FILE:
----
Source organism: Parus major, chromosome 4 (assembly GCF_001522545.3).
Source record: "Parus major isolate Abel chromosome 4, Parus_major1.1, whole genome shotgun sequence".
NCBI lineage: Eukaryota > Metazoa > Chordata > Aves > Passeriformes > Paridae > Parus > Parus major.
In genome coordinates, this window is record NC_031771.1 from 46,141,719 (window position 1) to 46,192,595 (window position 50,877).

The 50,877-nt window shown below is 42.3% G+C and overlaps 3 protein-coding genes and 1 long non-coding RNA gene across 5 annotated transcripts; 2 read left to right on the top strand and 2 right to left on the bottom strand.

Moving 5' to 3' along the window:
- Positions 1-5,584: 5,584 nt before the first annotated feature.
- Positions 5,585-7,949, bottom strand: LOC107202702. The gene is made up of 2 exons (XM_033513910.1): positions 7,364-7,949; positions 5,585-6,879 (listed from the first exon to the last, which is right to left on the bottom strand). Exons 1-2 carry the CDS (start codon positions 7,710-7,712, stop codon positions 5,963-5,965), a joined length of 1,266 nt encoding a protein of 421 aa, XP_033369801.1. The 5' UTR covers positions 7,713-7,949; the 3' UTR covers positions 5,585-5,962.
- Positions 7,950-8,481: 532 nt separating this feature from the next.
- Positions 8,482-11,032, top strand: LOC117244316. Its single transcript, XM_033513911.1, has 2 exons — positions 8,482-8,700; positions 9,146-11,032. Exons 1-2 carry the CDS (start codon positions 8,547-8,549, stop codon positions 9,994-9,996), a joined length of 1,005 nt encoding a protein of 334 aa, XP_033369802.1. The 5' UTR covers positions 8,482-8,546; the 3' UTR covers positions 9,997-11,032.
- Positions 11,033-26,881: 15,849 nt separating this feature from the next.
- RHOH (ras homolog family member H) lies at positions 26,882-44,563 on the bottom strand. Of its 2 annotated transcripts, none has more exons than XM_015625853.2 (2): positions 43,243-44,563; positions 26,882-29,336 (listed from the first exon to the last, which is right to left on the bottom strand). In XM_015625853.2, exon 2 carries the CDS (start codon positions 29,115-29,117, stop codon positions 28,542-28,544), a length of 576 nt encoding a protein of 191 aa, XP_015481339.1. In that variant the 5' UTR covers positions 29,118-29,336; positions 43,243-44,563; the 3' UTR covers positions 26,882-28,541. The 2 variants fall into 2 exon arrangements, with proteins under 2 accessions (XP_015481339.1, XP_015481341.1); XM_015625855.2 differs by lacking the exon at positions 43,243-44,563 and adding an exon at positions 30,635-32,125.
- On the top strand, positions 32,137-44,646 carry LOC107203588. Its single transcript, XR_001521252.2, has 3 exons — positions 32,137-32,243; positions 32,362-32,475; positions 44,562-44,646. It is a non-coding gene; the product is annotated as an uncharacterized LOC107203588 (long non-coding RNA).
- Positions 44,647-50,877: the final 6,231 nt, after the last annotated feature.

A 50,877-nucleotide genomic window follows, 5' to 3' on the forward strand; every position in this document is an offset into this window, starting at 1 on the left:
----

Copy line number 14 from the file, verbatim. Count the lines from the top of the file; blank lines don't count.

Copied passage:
- Positions 44,647-50,877: the final 6,231 nt, after the last annotated feature.